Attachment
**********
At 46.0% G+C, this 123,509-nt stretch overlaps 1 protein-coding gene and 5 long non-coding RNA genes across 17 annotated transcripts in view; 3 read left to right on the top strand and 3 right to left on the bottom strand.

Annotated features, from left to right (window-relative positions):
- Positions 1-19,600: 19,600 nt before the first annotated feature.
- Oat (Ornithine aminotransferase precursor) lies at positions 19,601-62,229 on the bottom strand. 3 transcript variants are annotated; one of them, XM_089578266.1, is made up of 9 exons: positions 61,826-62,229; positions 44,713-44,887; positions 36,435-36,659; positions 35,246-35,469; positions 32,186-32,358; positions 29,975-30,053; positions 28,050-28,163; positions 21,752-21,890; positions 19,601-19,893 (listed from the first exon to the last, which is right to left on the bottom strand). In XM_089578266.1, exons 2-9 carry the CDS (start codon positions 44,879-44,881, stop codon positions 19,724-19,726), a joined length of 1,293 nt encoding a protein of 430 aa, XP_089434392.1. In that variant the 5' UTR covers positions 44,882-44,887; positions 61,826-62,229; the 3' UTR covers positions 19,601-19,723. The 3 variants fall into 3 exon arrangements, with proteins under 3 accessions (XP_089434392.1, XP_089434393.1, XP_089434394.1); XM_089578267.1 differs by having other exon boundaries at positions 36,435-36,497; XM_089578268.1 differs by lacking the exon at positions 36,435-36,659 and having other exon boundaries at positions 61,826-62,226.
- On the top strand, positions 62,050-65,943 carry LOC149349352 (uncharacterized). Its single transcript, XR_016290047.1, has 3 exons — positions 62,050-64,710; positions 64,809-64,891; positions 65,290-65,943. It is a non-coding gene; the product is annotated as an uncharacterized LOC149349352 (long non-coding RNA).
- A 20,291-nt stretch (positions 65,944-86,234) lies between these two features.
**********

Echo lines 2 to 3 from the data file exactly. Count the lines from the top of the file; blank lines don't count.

Annotated features, from left to right (window-relative positions):
- Positions 1-19,600: 19,600 nt before the first annotated feature.